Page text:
History notes . . .

Data Storage Becomes Unimaginably
(and Unmanageably) Small and Inexpensive

by Conrad Weisert, April 2, 2017
©Information Disciplines, Inc.

NOTE: This document may be circulated or quoted from freely, as long as the copyright credit is included.


Just three years ago we paid a nostalgic tribute to the IBM 2314, a direct-access storage device introduced in 1965. By comparison with its predecessors it was amazingly small taking up a reasonable quantity of floorspace and supporting removable media that a human operator could easily carry. In that article we also noted the current growing availability of much smaller high-capacity devices.

Progress in storage technology continues. A recent ComputerWorld article (part 1 of 2) surveys the amazing growth in capacity, reduction in physical size, and lowering of per-byte cost in storage technology.

Management Issues

The storage subsystems of 1960s and 1970s large-scale operating systems supported global cataloguing.1 When a program created a new data-set2 the operating system would make an entry in its catalog, associating the data-set name with its physical location. Subsequent retrieval of the data-set was by name only, specified through the Job-Control Language. Neither the jobs themselves nor the users who submitted them needed to know where the desired data set was stored.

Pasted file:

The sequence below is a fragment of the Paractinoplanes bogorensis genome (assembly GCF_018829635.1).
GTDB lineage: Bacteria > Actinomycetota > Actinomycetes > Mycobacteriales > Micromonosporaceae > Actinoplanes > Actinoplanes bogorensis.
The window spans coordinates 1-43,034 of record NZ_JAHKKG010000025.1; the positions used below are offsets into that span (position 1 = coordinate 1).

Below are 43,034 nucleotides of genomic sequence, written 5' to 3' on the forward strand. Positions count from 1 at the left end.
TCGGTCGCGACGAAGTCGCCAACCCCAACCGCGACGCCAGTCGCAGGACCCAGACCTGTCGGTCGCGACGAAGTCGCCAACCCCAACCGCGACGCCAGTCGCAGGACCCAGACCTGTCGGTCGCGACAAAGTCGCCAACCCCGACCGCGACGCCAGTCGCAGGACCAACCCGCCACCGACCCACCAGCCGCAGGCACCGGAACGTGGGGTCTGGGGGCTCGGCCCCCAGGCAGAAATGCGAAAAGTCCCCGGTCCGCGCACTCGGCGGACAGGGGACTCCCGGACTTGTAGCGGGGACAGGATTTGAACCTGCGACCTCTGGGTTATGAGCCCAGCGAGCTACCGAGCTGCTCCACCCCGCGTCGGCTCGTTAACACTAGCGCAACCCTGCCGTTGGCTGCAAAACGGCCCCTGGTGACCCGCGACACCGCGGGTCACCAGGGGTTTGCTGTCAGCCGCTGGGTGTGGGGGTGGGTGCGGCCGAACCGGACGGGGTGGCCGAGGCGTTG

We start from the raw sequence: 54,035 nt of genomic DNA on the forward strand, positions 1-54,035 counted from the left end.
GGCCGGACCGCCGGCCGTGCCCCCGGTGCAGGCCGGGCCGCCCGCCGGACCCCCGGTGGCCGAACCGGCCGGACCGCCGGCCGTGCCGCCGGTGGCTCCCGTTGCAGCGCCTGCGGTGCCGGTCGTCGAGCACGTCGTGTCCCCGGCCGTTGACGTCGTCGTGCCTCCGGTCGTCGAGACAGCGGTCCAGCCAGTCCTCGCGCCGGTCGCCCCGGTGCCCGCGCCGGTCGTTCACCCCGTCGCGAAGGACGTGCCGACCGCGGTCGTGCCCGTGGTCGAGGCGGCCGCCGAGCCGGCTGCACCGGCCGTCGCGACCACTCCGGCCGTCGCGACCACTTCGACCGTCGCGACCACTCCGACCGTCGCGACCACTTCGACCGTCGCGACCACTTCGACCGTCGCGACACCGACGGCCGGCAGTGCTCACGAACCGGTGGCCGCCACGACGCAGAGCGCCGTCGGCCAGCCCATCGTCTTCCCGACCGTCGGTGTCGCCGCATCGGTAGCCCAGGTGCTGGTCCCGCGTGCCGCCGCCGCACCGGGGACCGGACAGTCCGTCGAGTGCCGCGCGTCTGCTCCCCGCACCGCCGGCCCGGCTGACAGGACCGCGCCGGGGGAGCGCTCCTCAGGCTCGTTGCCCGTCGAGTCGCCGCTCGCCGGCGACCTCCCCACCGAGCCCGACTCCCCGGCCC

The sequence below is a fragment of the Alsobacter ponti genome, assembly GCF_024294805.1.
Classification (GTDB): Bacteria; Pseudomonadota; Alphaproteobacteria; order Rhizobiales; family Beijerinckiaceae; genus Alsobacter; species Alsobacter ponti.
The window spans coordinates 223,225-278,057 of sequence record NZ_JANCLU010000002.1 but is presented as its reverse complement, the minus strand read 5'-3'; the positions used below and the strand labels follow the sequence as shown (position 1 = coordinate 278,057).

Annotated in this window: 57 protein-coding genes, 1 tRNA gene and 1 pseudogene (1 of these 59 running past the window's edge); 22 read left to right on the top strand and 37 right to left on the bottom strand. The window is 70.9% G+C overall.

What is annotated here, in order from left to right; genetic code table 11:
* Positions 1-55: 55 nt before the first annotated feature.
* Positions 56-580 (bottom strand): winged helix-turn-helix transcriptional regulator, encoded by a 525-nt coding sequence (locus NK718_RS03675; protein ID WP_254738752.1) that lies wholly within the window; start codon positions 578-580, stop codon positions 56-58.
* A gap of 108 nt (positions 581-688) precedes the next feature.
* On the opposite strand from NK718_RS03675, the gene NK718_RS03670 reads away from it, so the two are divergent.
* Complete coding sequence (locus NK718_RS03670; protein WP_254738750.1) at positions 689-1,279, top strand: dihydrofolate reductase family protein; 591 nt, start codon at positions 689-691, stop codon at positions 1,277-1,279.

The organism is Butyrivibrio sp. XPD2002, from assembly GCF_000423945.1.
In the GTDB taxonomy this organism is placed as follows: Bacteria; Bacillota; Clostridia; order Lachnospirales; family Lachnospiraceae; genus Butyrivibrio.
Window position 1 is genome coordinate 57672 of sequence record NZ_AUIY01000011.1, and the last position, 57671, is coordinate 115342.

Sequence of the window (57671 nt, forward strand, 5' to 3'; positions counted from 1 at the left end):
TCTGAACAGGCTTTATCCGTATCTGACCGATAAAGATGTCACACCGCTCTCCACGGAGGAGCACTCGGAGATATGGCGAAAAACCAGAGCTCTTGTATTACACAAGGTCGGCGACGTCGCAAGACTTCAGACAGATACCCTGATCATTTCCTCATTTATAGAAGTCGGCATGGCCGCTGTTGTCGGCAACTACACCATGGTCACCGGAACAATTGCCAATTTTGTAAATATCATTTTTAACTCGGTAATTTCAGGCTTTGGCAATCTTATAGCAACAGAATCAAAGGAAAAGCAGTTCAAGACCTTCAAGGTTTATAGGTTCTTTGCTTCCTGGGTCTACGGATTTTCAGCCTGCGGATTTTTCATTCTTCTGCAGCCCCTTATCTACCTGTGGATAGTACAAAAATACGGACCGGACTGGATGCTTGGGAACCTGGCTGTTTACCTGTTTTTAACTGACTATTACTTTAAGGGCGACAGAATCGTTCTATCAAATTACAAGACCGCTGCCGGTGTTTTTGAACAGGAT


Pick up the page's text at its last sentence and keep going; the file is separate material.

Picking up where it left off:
The data-set location, recorded in the catalog, could be either on a permanently mounted device or on an off-line volume, which the operator would be instructed to fetch and mount. That scheme worked not only for disks and other direct-access devices but also for old-fashioned tape reels.3

The catalog, of course, had to be permanently mounted so that the operating system could access it quickly. Unfortunately, maintaining a global catalog of every data-set in an organization became unwieldy as:

  1. the number of data-sets grew beyond 1970s expectations.
  2. the storage volumes became increasingly portable, fitting in pockets and briefcases.
A major computer center today can no-longer depend upon a global catalog or even upon easily stored and retrieved physical volumes. We shall explore these serious management and housekeeping issues in a later article.
1—An optional feature of OS/360 and its successors, almost always exploited by well-managed computer centers.
2—"Data set" was IBM terminology for what others call a "file".
3—Except for interfaces with foreign devices, tapes were expected to begin with a standard label record that included a permanent reel number. A paste-on sticker displayed the same serial number on the outside of the reel, and no information about the content needed to be visible.

Last modified April 2, 2017

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Historical notes.